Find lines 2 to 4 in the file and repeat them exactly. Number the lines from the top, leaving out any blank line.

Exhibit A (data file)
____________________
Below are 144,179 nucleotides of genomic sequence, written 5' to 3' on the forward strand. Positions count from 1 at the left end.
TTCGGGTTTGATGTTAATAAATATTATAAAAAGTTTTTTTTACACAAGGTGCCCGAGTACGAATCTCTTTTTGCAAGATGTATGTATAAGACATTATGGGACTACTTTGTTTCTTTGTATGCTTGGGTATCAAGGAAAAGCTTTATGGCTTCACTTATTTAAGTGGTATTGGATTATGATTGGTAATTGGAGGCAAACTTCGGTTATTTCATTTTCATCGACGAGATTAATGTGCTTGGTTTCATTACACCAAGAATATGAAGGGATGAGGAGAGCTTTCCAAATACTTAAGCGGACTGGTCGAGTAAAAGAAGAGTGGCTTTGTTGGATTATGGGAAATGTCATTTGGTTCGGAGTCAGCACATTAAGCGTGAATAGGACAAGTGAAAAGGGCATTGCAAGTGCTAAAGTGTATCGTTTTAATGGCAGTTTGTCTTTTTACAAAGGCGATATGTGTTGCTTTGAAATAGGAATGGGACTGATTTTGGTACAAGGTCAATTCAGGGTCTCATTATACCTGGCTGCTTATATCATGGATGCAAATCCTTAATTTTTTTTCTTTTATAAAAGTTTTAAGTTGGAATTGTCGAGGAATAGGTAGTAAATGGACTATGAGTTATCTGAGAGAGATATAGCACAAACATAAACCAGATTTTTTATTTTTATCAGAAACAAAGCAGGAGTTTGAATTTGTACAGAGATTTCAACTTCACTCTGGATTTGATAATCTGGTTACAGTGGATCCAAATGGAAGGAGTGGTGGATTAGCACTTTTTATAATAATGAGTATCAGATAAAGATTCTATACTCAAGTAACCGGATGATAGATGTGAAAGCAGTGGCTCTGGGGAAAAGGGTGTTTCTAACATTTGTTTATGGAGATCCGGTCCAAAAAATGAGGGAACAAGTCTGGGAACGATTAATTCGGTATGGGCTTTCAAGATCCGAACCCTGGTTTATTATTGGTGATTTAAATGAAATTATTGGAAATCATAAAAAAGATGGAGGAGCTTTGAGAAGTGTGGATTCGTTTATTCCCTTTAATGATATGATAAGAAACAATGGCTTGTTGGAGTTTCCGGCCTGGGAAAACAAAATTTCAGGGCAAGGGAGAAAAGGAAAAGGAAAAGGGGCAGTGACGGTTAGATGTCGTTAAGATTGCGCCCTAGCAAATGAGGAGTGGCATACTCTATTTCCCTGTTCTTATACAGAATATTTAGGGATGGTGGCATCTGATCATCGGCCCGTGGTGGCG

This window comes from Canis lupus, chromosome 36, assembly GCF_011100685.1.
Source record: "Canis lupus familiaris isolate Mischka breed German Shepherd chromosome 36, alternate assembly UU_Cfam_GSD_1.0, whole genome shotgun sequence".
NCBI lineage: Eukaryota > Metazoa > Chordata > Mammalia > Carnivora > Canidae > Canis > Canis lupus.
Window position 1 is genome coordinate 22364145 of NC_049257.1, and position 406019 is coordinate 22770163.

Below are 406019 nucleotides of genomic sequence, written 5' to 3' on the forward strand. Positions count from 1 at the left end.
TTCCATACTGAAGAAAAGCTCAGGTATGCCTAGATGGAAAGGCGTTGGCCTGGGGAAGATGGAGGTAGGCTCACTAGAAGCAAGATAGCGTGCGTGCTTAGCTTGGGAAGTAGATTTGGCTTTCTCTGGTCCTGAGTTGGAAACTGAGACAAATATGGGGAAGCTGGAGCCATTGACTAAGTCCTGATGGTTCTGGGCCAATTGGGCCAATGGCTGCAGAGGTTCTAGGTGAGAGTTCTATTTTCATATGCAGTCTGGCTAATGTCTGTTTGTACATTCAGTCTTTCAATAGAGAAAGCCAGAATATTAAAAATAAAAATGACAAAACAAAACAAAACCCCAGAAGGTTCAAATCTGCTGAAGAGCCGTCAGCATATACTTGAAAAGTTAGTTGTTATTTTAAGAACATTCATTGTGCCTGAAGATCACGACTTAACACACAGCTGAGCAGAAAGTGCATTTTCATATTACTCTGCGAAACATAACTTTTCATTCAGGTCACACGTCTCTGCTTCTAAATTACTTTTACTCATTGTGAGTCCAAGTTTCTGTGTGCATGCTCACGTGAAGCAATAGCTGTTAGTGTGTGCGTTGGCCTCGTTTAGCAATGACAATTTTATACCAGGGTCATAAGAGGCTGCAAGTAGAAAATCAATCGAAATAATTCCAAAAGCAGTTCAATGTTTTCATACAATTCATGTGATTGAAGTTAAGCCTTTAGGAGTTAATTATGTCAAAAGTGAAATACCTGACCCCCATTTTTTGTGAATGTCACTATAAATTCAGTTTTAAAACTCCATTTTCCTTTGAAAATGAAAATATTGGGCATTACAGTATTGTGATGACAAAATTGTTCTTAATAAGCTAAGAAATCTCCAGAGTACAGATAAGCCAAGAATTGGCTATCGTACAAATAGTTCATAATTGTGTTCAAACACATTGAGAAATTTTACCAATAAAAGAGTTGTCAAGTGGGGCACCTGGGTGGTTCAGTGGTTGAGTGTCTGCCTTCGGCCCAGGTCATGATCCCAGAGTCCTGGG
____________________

TTCGGGTTTGATGTTAATAAATATTATAAAAAGTTTTTTTTACACAAGGTGCCCGAGTACGAATCTCTTTTTGCAAGATGTATGTATAAGACATTATGGGACTACTTTGTTTCTTTGTATGCTTGGGTATCAAGGAAAAGCTTTATGGCTTCACTTATTTAAGTGGTATTGGATTATGATTGGTAATTGGAGGCAAACTTCGGTTATTTCATTTTCATCGACGAGATTAATGTGCTTGGTTTCATTACACCAAGAATATGAAGGGATGAGGAGAGCTTTCCAAATACTTAAGCGGACTGGTCGAGTAAAAGAAGAGTGGCTTTGTTGGATTATGGGAAATGTCATTTGGTTCGGAGTCAGCACATTAAGCGTGAATAGGACAAGTGAAAAGGGCATTGCAAGTGCTAAAGTGTATCGTTTTAATGGCAGTTTGTCTTTTTACAAAGGCGATATGTGTTGCTTTGAAATAGGAATGGGACTGATTTTGGTACAAGGTCAATTCAGGGTCTCATTATACCTGGCTGCTTATATCATGGATGCAAATCCTTAATTTTTTTTCTTTTATAAAAGTTTTAAGTTGGAATTGTCGAGGAATAGGTAGTAAATGGACTATGAGTTATCTGAGAGAGATATAGCACAAACATAAACCAGATTTTTTATTTTTATCAGAAACAAAGCAGGAGTTTGAATTTGTACAGAGATTTCAACTTCACTCTGGATTTGATAATCTGGTTACAGTGGATCCAAATGGAAGGAGTGGTGGATTAGCACTTTTTATAATAATGAGTATCAGATAAAGATTCTATACTCAAGTAACCGGATGATAGATGTGAAAGCAGTGGCTCTGGGGAAAAGGGTGTTTCTAACATTTGTTTATGGAGATCCGGTCCAAAAAATGAGGGAACAAGTCTGGGAACGATTAATTCGGTATGGGCTTTCAAGATCCGAACCCTGGTTTATTATTGGTGATTTAAATGAAATTATTGGAAATCATAAAAAAGATGGAGGAGCTTTGAGAAGTGTGGATTCGTTTATTCCCTTTAATGATATGATAAGAAACAATGGCTTGTTGGAGTTTCCGGCCTGGGAAAACAAAATTTCAGGGCAAGGGAGAAAAGGAAAAGGAAAAGGGGCAGTGACGGTTAGATGTCGTTAAGATTGCGCCCTAGCAAATGAGGAGTGGCATACTCTATTTCCCTGTTCTTATACAGAATATTTAGGGATGGTGGCATCTGATCATCGGCCCGTGGTGGCG

This window comes from Canis lupus, chromosome 36, assembly GCF_011100685.1.
Source record: "Canis lupus familiaris isolate Mischka breed German Shepherd chromosome 36, alternate assembly UU_Cfam_GSD_1.0, whole genome shotgun sequence".